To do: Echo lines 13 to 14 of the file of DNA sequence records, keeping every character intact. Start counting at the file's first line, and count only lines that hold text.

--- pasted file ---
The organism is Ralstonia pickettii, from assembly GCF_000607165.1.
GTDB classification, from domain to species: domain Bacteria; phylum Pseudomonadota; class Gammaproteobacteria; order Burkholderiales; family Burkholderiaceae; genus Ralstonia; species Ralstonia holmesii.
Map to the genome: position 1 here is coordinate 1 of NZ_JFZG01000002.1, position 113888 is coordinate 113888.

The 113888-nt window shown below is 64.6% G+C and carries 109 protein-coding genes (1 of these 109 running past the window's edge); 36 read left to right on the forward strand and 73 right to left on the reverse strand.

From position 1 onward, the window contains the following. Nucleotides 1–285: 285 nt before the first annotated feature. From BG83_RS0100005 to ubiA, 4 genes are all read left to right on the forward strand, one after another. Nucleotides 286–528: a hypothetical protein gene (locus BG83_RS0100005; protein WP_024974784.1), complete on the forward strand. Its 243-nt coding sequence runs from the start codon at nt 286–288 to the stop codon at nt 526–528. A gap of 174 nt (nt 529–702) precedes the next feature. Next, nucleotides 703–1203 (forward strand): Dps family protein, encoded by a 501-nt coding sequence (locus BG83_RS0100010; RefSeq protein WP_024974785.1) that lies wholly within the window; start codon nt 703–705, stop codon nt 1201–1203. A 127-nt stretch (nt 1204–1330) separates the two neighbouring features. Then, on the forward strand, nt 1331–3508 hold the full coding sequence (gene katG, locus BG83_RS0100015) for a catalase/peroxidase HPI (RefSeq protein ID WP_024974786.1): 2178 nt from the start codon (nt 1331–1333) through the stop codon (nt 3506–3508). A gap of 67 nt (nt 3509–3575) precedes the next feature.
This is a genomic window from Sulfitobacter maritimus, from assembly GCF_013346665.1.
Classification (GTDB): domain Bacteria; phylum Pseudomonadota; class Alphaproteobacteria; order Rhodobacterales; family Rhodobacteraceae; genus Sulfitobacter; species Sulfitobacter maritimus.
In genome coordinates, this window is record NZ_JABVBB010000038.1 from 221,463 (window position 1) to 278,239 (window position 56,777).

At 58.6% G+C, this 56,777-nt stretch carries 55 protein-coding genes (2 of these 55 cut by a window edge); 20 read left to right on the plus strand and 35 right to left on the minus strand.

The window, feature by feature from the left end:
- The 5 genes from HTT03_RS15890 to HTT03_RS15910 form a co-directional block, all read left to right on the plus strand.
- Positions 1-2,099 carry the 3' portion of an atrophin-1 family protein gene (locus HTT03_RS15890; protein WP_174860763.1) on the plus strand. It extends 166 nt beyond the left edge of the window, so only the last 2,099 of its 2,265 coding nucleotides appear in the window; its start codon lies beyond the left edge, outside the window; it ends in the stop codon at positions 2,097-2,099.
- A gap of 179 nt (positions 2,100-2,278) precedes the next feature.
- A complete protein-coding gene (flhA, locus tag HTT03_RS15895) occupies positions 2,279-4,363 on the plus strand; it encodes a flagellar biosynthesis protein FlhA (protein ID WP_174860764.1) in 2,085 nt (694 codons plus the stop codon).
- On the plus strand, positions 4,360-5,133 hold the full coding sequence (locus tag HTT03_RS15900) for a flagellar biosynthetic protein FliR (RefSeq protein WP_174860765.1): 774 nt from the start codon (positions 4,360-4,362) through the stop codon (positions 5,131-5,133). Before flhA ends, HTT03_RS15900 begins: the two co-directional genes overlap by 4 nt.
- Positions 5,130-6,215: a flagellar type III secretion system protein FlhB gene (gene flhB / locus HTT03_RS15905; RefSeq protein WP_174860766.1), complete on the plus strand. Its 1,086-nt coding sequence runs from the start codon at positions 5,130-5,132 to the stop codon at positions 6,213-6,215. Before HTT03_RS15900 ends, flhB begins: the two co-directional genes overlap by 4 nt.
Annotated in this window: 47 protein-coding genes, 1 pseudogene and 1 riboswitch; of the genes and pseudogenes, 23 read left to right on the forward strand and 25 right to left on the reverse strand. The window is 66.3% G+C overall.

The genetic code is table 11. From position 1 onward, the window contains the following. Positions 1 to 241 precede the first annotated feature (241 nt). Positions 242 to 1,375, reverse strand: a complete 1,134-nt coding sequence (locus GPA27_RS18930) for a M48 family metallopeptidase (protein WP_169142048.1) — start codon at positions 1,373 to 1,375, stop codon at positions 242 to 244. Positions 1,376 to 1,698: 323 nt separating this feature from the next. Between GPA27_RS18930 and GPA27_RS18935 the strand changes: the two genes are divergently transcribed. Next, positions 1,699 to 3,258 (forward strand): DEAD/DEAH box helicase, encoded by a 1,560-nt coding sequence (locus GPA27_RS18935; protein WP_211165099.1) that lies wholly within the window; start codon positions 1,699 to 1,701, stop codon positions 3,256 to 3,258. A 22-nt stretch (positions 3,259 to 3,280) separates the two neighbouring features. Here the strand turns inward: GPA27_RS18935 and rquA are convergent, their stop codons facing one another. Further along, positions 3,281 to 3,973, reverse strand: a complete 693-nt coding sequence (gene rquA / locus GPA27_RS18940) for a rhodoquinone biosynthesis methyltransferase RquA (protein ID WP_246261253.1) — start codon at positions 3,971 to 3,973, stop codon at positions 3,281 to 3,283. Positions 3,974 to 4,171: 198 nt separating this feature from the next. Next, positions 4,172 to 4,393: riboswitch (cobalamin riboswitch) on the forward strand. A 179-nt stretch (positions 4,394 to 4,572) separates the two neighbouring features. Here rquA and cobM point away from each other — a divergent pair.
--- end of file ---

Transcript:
- A gap of 179 nt (positions 2,100-2,278) precedes the next feature.
- A complete protein-coding gene (flhA, locus tag HTT03_RS15895) occupies positions 2,279-4,363 on the plus strand; it encodes a flagellar biosynthesis protein FlhA (protein ID WP_174860764.1) in 2,085 nt (694 codons plus the stop codon).